ROLAND WHITE reviews the weekend’s TV: This torturous trek is like Lord Of The Flies with backpacks
Tempting Fortune (Ch4)
Wild Isles (BBC1)
A dozen contestants began an 18-day trudge across South Africa towards a shared prize of £300,000 in Tempting Fortune (Ch4). Any resemblance to Race Across The World was, of course, a coincidence.
To be fair, there is a twist. The contestants will be offered a series of luxurious temptations on the way: food, a decent bed, a shower. But if any member of the party succumbs to temptation, money will be removed from the communal pot. So, if one person wants that shower, it’s going to cost the group £1,000. And if they want a night in that double bed, that’s going to set them back £3,000!
We all know the format in these shows. Contestants are kept short of food and deliberately exhausted so that they will squabble like ferrets in a sack.
The weary hikers here will also face the loathing of their fellow travellers if they crack under pressure. When graphic designer Lani treated herself to a £500 vanilla milkshake, at a diner that appeared miraculously in the sand dunes, it was like watching Lord Of The Flies with backpacks.
A dozen contestants began an 18-day trudge across South Africa towards a shared prize of £300,000 in Tempting Fortune (Ch4). Any resemblance to Race Across The World was, of course, a coincidence
As you might have noticed, temptation is an expensive business here.
Former pro basketballer James quickly emerged as the group’s natural leader, but did he really have the leadership skills he claims? During a steep climb up difficult terrain, the party split into three groups. Was he at the back encouraging the exhausted stragglers? No, he was way out in the front in the lead group and wondering where everybody else had got to.
The weakest link is clearly Lani. It was moan, moan, moan, pretty much every time she was on camera. She moaned because she had no lip gloss. She moaned because mobile phones aren’t allowed. She even moaned because she had no deodorant. ‘I don’t care about team work,’ she said. ‘If I want something, why shouldn’t I have it?’
By the end of the episode, her attitude was beginning to infect other members of the party. Why shouldn’t they enjoy a bit of luxury, too? If Lani — or any other member — drops out during the 18-day trek, the group loses £25,000. That seems a small price to pay for a bit of peace and quiet.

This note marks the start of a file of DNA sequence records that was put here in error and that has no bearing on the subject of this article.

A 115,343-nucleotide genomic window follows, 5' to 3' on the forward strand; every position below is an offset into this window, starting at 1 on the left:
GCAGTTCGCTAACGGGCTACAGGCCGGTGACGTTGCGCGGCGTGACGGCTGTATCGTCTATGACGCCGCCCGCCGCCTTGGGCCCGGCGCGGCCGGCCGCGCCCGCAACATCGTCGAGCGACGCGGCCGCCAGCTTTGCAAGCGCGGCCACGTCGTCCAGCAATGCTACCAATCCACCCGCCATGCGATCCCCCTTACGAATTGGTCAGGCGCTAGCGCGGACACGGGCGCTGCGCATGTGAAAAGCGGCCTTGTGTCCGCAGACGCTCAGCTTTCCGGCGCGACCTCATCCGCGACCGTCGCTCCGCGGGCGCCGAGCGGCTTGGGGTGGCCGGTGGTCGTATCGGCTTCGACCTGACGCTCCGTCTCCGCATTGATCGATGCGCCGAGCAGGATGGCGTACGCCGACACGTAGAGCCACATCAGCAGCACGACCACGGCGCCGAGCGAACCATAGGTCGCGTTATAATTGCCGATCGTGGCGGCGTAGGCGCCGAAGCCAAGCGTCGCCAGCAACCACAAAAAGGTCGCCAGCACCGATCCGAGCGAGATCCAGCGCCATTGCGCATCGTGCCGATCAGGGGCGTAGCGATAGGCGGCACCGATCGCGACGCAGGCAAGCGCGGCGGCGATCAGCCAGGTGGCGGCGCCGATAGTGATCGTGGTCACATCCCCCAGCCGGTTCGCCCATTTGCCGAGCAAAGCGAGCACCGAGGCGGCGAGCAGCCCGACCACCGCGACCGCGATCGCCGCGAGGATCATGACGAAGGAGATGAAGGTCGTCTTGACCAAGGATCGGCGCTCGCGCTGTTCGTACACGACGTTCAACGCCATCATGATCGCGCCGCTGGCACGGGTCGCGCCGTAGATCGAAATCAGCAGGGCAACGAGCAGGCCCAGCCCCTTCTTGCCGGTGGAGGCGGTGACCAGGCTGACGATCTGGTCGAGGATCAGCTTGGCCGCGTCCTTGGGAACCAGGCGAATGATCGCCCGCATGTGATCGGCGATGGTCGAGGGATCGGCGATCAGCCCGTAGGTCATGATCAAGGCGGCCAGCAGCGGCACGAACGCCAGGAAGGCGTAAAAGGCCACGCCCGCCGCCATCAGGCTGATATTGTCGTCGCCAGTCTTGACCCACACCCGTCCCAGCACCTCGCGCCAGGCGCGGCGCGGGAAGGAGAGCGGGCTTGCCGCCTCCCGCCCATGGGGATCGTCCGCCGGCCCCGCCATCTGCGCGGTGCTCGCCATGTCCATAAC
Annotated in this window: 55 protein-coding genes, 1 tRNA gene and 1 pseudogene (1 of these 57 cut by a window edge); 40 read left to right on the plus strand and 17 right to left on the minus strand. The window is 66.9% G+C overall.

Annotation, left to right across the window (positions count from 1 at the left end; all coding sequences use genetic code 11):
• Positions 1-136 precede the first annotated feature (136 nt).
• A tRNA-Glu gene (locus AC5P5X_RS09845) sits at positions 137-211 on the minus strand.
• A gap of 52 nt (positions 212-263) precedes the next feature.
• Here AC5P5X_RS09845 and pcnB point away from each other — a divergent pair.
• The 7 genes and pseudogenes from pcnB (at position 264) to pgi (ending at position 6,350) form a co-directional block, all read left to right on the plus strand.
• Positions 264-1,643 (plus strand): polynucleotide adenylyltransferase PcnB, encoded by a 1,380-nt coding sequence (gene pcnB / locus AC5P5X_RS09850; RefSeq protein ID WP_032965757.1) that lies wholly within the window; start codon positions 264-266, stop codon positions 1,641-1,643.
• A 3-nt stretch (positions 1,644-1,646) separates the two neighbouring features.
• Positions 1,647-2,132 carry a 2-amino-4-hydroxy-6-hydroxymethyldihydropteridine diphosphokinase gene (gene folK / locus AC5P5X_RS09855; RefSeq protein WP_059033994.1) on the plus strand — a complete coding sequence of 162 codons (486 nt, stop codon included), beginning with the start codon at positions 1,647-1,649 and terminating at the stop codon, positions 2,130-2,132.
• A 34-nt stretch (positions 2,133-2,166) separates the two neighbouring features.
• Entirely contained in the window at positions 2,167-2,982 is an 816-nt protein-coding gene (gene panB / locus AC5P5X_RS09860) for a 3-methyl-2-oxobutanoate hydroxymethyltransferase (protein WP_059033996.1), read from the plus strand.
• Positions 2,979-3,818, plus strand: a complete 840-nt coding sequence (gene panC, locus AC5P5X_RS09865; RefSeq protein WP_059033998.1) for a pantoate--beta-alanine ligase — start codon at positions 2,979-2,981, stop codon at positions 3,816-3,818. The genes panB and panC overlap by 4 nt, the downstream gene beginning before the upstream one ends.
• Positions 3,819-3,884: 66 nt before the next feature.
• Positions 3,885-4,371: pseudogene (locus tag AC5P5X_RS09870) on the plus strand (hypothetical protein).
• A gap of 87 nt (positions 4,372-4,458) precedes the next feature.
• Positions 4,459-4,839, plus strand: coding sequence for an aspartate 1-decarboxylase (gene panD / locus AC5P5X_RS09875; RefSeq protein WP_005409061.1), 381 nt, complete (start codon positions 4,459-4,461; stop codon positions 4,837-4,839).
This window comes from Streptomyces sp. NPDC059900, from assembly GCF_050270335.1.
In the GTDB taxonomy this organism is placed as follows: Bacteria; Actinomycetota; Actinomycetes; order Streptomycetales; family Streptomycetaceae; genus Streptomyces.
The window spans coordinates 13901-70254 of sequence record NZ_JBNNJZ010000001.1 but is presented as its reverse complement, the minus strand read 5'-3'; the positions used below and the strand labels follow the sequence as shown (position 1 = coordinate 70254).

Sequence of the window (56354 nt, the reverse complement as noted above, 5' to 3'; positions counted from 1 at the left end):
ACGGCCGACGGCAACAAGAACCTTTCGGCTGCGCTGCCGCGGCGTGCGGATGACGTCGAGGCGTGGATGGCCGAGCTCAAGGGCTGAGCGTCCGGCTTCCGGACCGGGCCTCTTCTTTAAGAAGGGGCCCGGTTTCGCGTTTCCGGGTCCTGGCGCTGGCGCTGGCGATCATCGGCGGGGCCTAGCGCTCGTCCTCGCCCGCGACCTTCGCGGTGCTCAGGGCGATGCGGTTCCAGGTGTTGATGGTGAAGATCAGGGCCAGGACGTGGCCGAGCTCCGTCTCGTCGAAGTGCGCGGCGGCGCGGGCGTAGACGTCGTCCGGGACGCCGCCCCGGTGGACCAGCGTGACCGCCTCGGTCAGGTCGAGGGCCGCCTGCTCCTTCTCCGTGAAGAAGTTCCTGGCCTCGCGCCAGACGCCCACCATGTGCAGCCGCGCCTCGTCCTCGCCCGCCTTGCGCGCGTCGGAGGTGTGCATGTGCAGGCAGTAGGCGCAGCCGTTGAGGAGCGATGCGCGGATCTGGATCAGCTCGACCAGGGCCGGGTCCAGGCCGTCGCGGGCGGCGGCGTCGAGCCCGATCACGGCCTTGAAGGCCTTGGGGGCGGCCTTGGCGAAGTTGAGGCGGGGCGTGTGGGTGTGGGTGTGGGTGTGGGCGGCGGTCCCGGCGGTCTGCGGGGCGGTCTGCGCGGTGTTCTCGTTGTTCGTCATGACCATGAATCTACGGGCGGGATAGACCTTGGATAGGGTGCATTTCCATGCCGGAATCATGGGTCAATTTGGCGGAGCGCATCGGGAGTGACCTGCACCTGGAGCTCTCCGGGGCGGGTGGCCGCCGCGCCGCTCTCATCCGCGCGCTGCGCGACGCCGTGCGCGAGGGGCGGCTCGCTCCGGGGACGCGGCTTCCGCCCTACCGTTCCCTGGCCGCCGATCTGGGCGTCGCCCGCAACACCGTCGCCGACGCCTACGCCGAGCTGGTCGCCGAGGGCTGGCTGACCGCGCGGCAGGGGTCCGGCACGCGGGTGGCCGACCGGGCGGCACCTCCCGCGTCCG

David Attenborough explored Britain’s grasslands in the latest episode of Wild Isles (BBC1). Grass accounts for 40 per cent of land in the UK, and life there seems to be one long orgy, occasionally interrupted by lunch.
David Attenborough explored Britain’s grasslands in the latest episode of Wild Isles (BBC1). Grass accounts for 40 per cent of land in the UK, and life there seems to be one long orgy, occasionally interrupted by lunch
Before the male hare can have his wicked way, he must fight with his chosen partner to show off his boxing prowess. If she’s impressed, she then assesses how fast he can run.
How lady rabbits must envy their cousins. Male rabbits impress potential mates by urinating over them — many times if it doesn’t do the trick at first. It must work because, as Sir David rather coyly put it: ‘Rabbits are rather good at breeding’. Perhaps the most extraordinary story was that of the large blue butterfly. As a caterpillar, the large blue pretends — by scent and noise — to be a queen ant. If all goes well, a passing ant will take the caterpillar into the nest. Big mistake.
The caterpillar, still posing as the queen, eats all the ant larvae before dozing off for the long process of becoming a butterfly.
The large blue was extinct in this country just 40 years ago. But now we have large and thriving communities.
This is actually a rare bit of good news for nature. Although not, obviously, for the ants.
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